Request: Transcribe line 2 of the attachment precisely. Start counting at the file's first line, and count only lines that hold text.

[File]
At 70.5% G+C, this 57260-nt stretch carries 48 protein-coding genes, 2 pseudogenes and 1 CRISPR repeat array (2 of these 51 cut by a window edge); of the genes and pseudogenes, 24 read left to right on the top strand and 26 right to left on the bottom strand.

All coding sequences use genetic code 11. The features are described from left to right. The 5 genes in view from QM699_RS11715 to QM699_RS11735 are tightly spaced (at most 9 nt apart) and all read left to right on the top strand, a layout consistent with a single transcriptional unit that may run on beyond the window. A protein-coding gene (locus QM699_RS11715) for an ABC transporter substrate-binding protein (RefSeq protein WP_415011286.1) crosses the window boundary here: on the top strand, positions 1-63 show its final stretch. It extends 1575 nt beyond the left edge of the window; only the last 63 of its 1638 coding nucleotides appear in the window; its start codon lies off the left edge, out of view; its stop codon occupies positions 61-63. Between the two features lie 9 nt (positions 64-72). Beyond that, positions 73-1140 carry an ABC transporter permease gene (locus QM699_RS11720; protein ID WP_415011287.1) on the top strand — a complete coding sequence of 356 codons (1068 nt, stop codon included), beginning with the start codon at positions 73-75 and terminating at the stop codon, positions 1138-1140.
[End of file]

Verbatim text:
All coding sequences use genetic code 11. The features are described from left to right. The 5 genes in view from QM699_RS11715 to QM699_RS11735 are tightly spaced (at most 9 nt apart) and all read left to right on the top strand, a layout consistent with a single transcriptional unit that may run on beyond the window. A protein-coding gene (locus QM699_RS11715) for an ABC transporter substrate-binding protein (RefSeq protein WP_415011286.1) crosses the window boundary here: on the top strand, positions 1-63 show its final stretch. It extends 1575 nt beyond the left edge of the window; only the last 63 of its 1638 coding nucleotides appear in the window; its start codon lies off the left edge, out of view; its stop codon occupies positions 61-63. Between the two features lie 9 nt (positions 64-72). Beyond that, positions 73-1140 carry an ABC transporter permease gene (locus QM699_RS11720; protein ID WP_415011287.1) on the top strand — a complete coding sequence of 356 codons (1068 nt, stop codon included), beginning with the start codon at positions 73-75 and terminating at the stop codon, positions 1138-1140.